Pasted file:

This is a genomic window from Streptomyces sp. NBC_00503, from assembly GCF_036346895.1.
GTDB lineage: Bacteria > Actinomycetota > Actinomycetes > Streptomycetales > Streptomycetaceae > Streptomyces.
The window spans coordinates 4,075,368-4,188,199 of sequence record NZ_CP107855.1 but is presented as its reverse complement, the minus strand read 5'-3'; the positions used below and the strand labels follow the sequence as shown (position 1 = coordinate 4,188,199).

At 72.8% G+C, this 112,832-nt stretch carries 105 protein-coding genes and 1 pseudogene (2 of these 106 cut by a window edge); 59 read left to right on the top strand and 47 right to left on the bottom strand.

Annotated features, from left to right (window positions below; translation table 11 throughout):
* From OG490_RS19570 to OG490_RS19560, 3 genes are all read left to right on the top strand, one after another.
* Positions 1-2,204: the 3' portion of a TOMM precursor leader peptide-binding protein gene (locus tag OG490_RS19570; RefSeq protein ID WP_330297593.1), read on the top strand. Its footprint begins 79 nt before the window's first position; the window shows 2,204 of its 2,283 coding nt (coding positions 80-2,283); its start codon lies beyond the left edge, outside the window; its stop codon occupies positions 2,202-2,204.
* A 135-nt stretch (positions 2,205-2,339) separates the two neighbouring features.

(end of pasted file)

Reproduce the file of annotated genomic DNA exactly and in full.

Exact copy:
This is a genomic window from Streptomyces sp. NBC_00503, from assembly GCF_036346895.1.
GTDB lineage: Bacteria > Actinomycetota > Actinomycetes > Streptomycetales > Streptomycetaceae > Streptomyces.
The window spans coordinates 4,075,368-4,188,199 of sequence record NZ_CP107855.1 but is presented as its reverse complement, the minus strand read 5'-3'; the positions used below and the strand labels follow the sequence as shown (position 1 = coordinate 4,188,199).

At 72.8% G+C, this 112,832-nt stretch carries 105 protein-coding genes and 1 pseudogene (2 of these 106 cut by a window edge); 59 read left to right on the top strand and 47 right to left on the bottom strand.

Annotated features, from left to right (window positions below; translation table 11 throughout):
* From OG490_RS19570 to OG490_RS19560, 3 genes are all read left to right on the top strand, one after another.
* Positions 1-2,204: the 3' portion of a TOMM precursor leader peptide-binding protein gene (locus tag OG490_RS19570; RefSeq protein ID WP_330297593.1), read on the top strand. Its footprint begins 79 nt before the window's first position; the window shows 2,204 of its 2,283 coding nt (coding positions 80-2,283); its start codon lies beyond the left edge, outside the window; its stop codon occupies positions 2,202-2,204.
* A 135-nt stretch (positions 2,205-2,339) separates the two neighbouring features.